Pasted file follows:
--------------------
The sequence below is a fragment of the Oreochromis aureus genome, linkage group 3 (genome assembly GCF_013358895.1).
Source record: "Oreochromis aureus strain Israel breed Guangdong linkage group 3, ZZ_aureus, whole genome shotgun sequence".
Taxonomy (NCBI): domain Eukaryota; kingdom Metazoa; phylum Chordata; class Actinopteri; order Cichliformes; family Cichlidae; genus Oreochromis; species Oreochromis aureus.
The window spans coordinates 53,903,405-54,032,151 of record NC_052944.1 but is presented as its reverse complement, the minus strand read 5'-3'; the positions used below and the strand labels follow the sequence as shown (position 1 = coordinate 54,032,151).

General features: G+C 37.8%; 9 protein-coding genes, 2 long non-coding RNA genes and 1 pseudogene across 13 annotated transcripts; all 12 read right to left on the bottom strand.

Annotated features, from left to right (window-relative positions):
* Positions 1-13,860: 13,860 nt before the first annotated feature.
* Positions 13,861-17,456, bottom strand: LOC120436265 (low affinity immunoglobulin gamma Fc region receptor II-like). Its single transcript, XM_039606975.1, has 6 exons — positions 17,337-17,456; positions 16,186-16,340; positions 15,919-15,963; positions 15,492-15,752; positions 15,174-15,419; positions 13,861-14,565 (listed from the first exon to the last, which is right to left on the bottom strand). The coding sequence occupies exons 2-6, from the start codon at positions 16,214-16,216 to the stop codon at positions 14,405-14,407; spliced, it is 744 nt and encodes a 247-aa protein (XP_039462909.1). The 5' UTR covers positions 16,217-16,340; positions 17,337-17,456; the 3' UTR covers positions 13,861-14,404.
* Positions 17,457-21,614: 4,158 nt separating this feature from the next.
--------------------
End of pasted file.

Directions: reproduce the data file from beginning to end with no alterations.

The sequence below is a fragment of the Oreochromis aureus genome, linkage group 3 (genome assembly GCF_013358895.1).
Source record: "Oreochromis aureus strain Israel breed Guangdong linkage group 3, ZZ_aureus, whole genome shotgun sequence".
Taxonomy (NCBI): domain Eukaryota; kingdom Metazoa; phylum Chordata; class Actinopteri; order Cichliformes; family Cichlidae; genus Oreochromis; species Oreochromis aureus.
The window spans coordinates 53,903,405-54,032,151 of record NC_052944.1 but is presented as its reverse complement, the minus strand read 5'-3'; the positions used below and the strand labels follow the sequence as shown (position 1 = coordinate 54,032,151).

General features: G+C 37.8%; 9 protein-coding genes, 2 long non-coding RNA genes and 1 pseudogene across 13 annotated transcripts; all 12 read right to left on the bottom strand.

Annotated features, from left to right (window-relative positions):
* Positions 1-13,860: 13,860 nt before the first annotated feature.
* Positions 13,861-17,456, bottom strand: LOC120436265 (low affinity immunoglobulin gamma Fc region receptor II-like). Its single transcript, XM_039606975.1, has 6 exons — positions 17,337-17,456; positions 16,186-16,340; positions 15,919-15,963; positions 15,492-15,752; positions 15,174-15,419; positions 13,861-14,565 (listed from the first exon to the last, which is right to left on the bottom strand). The coding sequence occupies exons 2-6, from the start codon at positions 16,214-16,216 to the stop codon at positions 14,405-14,407; spliced, it is 744 nt and encodes a 247-aa protein (XP_039462909.1). The 5' UTR covers positions 16,217-16,340; positions 17,337-17,456; the 3' UTR covers positions 13,861-14,404.
* Positions 17,457-21,614: 4,158 nt separating this feature from the next.